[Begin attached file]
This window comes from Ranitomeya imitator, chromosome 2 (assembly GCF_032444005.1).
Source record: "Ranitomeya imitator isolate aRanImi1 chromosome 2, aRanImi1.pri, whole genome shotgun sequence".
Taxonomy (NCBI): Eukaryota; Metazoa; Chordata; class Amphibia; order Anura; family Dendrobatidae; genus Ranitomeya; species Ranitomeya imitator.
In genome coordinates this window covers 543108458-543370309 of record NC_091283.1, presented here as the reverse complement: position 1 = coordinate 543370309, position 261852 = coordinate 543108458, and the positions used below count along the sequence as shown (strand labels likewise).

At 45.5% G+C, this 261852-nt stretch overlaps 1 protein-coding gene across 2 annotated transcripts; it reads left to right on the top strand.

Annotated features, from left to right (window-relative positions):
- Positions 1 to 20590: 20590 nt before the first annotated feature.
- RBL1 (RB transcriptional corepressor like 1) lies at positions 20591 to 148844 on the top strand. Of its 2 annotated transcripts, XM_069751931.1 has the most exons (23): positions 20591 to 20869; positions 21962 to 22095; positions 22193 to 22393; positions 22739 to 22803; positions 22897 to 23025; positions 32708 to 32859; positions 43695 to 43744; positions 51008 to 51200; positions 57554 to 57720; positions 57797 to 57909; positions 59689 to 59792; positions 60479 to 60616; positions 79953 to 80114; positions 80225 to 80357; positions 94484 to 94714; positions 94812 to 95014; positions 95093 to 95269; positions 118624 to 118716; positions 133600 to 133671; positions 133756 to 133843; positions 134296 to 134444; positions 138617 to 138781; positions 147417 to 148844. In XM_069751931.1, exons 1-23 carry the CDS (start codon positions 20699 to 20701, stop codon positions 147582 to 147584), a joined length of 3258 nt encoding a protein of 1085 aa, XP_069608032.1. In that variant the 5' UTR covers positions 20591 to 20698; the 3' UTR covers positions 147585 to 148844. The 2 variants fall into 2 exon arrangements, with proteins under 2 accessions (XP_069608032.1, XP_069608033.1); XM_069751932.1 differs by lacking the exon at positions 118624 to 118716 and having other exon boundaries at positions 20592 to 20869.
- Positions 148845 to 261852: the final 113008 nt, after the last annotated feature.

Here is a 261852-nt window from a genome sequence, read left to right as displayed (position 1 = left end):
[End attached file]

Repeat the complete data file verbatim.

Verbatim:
This window comes from Ranitomeya imitator, chromosome 2 (assembly GCF_032444005.1).
Source record: "Ranitomeya imitator isolate aRanImi1 chromosome 2, aRanImi1.pri, whole genome shotgun sequence".
Taxonomy (NCBI): Eukaryota; Metazoa; Chordata; class Amphibia; order Anura; family Dendrobatidae; genus Ranitomeya; species Ranitomeya imitator.
In genome coordinates this window covers 543108458-543370309 of record NC_091283.1, presented here as the reverse complement: position 1 = coordinate 543370309, position 261852 = coordinate 543108458, and the positions used below count along the sequence as shown (strand labels likewise).

At 45.5% G+C, this 261852-nt stretch overlaps 1 protein-coding gene across 2 annotated transcripts; it reads left to right on the top strand.

Annotated features, from left to right (window-relative positions):
- Positions 1 to 20590: 20590 nt before the first annotated feature.
- RBL1 (RB transcriptional corepressor like 1) lies at positions 20591 to 148844 on the top strand. Of its 2 annotated transcripts, XM_069751931.1 has the most exons (23): positions 20591 to 20869; positions 21962 to 22095; positions 22193 to 22393; positions 22739 to 22803; positions 22897 to 23025; positions 32708 to 32859; positions 43695 to 43744; positions 51008 to 51200; positions 57554 to 57720; positions 57797 to 57909; positions 59689 to 59792; positions 60479 to 60616; positions 79953 to 80114; positions 80225 to 80357; positions 94484 to 94714; positions 94812 to 95014; positions 95093 to 95269; positions 118624 to 118716; positions 133600 to 133671; positions 133756 to 133843; positions 134296 to 134444; positions 138617 to 138781; positions 147417 to 148844. In XM_069751931.1, exons 1-23 carry the CDS (start codon positions 20699 to 20701, stop codon positions 147582 to 147584), a joined length of 3258 nt encoding a protein of 1085 aa, XP_069608032.1. In that variant the 5' UTR covers positions 20591 to 20698; the 3' UTR covers positions 147585 to 148844. The 2 variants fall into 2 exon arrangements, with proteins under 2 accessions (XP_069608032.1, XP_069608033.1); XM_069751932.1 differs by lacking the exon at positions 118624 to 118716 and having other exon boundaries at positions 20592 to 20869.
- Positions 148845 to 261852: the final 113008 nt, after the last annotated feature.

Here is a 261852-nt window from a genome sequence, read left to right as displayed (position 1 = left end):